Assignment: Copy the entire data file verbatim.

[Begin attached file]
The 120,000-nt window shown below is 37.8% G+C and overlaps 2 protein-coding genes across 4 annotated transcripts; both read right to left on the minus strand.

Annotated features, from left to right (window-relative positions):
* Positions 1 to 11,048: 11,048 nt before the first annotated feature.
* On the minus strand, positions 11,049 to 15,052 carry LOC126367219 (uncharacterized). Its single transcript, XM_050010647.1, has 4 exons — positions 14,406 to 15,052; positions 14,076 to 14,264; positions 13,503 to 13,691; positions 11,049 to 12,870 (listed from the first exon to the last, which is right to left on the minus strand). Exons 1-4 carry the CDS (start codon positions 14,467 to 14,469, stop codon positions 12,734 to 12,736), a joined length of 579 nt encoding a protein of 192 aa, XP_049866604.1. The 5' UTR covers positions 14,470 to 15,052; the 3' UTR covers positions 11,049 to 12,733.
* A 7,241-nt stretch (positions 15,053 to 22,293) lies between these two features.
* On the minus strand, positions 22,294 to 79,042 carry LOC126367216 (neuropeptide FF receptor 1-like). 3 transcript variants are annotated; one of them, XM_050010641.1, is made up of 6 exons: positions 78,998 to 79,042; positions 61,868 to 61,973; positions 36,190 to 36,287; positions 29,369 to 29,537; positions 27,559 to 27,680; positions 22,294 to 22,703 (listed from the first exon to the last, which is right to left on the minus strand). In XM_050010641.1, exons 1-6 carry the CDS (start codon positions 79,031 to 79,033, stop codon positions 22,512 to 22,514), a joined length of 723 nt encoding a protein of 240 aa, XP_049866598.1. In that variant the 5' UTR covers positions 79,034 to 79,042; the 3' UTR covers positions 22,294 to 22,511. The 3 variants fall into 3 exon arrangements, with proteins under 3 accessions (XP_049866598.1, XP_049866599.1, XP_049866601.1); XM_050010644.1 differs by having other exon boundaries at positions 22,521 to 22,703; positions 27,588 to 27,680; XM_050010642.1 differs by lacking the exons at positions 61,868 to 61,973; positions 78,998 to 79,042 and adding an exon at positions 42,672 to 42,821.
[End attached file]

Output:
The 120,000-nt window shown below is 37.8% G+C and overlaps 2 protein-coding genes across 4 annotated transcripts; both read right to left on the minus strand.

Annotated features, from left to right (window-relative positions):
* Positions 1 to 11,048: 11,048 nt before the first annotated feature.
* On the minus strand, positions 11,049 to 15,052 carry LOC126367219 (uncharacterized). Its single transcript, XM_050010647.1, has 4 exons — positions 14,406 to 15,052; positions 14,076 to 14,264; positions 13,503 to 13,691; positions 11,049 to 12,870 (listed from the first exon to the last, which is right to left on the minus strand). Exons 1-4 carry the CDS (start codon positions 14,467 to 14,469, stop codon positions 12,734 to 12,736), a joined length of 579 nt encoding a protein of 192 aa, XP_049866604.1. The 5' UTR covers positions 14,470 to 15,052; the 3' UTR covers positions 11,049 to 12,733.
* A 7,241-nt stretch (positions 15,053 to 22,293) lies between these two features.
* On the minus strand, positions 22,294 to 79,042 carry LOC126367216 (neuropeptide FF receptor 1-like). 3 transcript variants are annotated; one of them, XM_050010641.1, is made up of 6 exons: positions 78,998 to 79,042; positions 61,868 to 61,973; positions 36,190 to 36,287; positions 29,369 to 29,537; positions 27,559 to 27,680; positions 22,294 to 22,703 (listed from the first exon to the last, which is right to left on the minus strand). In XM_050010641.1, exons 1-6 carry the CDS (start codon positions 79,031 to 79,033, stop codon positions 22,512 to 22,514), a joined length of 723 nt encoding a protein of 240 aa, XP_049866598.1. In that variant the 5' UTR covers positions 79,034 to 79,042; the 3' UTR covers positions 22,294 to 22,511. The 3 variants fall into 3 exon arrangements, with proteins under 3 accessions (XP_049866598.1, XP_049866599.1, XP_049866601.1); XM_050010644.1 differs by having other exon boundaries at positions 22,521 to 22,703; positions 27,588 to 27,680; XM_050010642.1 differs by lacking the exons at positions 61,868 to 61,973; positions 78,998 to 79,042 and adding an exon at positions 42,672 to 42,821.